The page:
With Kontent environments, we recommend using the Kontent CLI tool to run a migration script against a specific environment.

    Example migration

    Let's say you have a project with blog articles. Each article has an author typed manually as “Jane Doe” into a text element. At some point, you decide you want to include additional information about the authors, such as their bio and profile image.

    It would be tedious to add these details to each article one by one. You instead create a new content type called Author and link content items of the Author type in the articles.

    As this is a change of the content model, you want to first test everything in a separate environment before committing it to production. Here's how to do it:

    1. Create a development environment

    Create a new testing branch of your app code and clone your production environment to set up a development sandbox.

    2. Create migration scripts to adjust your content model

    Write migration scripts. You'll use these scripts in the next steps for changing the content model and for migrating content from the old model to the new one.

    A migration script is a set of instructions using Kontent CLI where you programmatically define changes to the content model you want to do. These scripts are also useful for migrating content from the old content model to the new one.

    We recommend you check out the Kontent Migrations Boilerplate. The boilerplate contains a series of migration scripts for each step of this example migration:

    1. Create a content type for authors.
    2. Add a linked items element to the content type of articles.
    3. Migrate the data – extract names of article authors, create a content item for each name, and link it in its respective articles.
    4. Remove the text element for authors' names that's not needed anymore.

    Why not just one script that handles it all?

    It's a good practice to have one migration script per task. That way you know better where to look when something fails.

    3. Run the migration scripts

    Run the migration scripts to update and migrate your content model and data.

    Safety first!

    Make sure to run the migration scripts against the development environment, not the production one. Each environment has its own set of API keys.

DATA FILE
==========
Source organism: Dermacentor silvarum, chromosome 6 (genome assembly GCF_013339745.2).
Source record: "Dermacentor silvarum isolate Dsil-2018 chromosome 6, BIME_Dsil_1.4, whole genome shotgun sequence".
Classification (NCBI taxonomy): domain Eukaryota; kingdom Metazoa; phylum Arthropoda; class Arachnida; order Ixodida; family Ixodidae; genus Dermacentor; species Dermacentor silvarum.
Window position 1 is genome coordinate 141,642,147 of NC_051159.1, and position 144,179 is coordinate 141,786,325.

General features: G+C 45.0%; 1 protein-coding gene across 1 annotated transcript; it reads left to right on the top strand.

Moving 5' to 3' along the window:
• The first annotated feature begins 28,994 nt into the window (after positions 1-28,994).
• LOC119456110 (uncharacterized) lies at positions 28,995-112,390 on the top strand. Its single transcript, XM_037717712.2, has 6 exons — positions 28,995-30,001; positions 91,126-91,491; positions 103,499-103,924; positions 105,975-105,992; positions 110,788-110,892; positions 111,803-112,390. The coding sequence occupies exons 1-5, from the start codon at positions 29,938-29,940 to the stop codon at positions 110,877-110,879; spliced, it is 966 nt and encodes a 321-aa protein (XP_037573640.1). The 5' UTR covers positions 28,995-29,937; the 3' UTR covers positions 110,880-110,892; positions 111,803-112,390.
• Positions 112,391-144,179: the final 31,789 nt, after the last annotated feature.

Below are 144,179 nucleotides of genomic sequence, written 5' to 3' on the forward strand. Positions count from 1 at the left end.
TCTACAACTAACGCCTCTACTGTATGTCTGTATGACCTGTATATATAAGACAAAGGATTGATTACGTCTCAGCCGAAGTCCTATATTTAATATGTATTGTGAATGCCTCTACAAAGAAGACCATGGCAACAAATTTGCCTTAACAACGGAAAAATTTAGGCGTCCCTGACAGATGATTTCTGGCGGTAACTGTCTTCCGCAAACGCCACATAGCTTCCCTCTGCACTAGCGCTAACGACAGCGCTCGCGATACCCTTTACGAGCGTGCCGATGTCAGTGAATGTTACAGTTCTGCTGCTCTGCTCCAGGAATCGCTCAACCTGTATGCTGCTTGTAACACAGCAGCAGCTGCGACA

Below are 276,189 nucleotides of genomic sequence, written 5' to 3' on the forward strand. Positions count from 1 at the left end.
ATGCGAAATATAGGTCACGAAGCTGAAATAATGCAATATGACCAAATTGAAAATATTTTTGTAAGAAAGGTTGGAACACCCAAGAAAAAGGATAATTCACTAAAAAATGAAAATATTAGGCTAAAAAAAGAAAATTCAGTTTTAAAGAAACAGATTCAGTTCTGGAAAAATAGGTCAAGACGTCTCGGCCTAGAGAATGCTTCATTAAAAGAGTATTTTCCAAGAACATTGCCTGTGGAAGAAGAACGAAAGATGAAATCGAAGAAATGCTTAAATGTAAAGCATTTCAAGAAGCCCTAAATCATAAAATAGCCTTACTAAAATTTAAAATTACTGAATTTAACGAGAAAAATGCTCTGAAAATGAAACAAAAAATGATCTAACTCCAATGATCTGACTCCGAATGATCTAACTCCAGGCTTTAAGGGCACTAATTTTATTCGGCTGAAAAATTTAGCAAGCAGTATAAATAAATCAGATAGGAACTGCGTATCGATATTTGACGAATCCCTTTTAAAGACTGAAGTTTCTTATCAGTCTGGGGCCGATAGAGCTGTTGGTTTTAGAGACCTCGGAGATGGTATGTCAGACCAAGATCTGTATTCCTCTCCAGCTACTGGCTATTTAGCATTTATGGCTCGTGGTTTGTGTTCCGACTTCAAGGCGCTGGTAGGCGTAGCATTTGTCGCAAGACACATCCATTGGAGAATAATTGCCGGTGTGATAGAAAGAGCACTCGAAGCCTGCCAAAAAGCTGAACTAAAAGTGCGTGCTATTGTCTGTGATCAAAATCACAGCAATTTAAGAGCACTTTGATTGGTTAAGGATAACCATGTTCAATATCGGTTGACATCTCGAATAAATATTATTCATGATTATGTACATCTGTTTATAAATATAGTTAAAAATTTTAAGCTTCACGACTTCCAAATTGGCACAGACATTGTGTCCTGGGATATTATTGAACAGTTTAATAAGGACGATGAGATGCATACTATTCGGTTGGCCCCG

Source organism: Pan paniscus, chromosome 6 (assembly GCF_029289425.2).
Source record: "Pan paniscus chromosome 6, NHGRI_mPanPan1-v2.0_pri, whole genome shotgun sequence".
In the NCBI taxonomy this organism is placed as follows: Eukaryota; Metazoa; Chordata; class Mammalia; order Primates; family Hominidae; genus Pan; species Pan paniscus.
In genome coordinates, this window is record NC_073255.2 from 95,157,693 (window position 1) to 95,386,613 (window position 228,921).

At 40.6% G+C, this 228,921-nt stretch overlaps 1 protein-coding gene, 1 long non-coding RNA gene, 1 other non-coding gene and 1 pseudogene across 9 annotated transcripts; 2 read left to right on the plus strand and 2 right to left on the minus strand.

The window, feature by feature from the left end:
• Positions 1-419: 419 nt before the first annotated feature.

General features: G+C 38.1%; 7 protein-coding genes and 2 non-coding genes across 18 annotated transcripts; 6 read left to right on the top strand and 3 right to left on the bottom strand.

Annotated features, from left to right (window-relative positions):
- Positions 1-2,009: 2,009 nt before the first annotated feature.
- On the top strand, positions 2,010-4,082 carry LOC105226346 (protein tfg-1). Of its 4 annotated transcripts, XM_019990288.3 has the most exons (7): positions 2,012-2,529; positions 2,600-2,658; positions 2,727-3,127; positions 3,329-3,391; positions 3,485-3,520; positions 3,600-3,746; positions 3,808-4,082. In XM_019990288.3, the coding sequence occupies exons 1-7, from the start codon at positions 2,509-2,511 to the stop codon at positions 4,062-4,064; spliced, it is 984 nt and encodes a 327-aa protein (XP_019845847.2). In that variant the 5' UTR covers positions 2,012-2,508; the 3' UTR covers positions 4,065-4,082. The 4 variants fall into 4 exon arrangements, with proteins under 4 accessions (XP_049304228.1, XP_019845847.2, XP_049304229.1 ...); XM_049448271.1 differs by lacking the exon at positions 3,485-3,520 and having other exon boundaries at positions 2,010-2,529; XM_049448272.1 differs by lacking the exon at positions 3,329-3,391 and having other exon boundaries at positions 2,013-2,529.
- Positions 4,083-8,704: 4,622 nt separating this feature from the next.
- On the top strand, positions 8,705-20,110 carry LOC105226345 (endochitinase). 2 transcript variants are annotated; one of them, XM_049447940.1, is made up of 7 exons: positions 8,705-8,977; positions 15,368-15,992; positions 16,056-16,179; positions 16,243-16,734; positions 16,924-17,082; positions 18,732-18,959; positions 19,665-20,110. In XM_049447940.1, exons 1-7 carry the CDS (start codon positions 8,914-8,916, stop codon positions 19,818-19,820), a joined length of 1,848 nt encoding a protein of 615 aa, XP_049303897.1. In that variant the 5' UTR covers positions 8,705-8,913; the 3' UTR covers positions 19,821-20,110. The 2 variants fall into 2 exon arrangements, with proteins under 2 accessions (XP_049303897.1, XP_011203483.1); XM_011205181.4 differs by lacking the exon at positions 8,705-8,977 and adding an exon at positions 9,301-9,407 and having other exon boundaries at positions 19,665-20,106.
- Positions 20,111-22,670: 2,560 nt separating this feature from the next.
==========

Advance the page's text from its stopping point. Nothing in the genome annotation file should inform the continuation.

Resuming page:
4. Validate the migration scripts

    When your migration scripts are doing what you want under the development environment, it's time for a double check. Create a new staging environment by cloning the production environment afresh. Then run your migration scripts against the new staging environment.

    Although non-critical, this step allows you to make sure that all is going to end well. The production environment has probably changed while you were writing the migration scripts – it's good to check the scripts work with the latest content from production.

    5. Migrate the changes to production

    Now, if your migration scripts did what you want on the staging environment, run them against the production environment. It's safe to assume they'll do your project no harm. To be 100% sure, you can clone your project first to have a backup. After you run the migration scripts, don't forget to also merge your app code branch to main.

    6. Clean-up

    You're done with the migration and your production content model is updated. All that's left is to clean up. Delete the staging and development environments because they're not needed anymore. You'll create new ones the next time you need to change your content model.

    What's next?

    Should you clone your project or create environments?

    Although project cloning and environments work similarly, they serve a different purpose.

    • Use environments to prepare changes for your production project in a safe place. Your developers then take care of propagating those changes to the production project.
    • Use project cloning to create new standalone projects for content production. For example, if you want to run projects based on a similar content model but with slightly different content.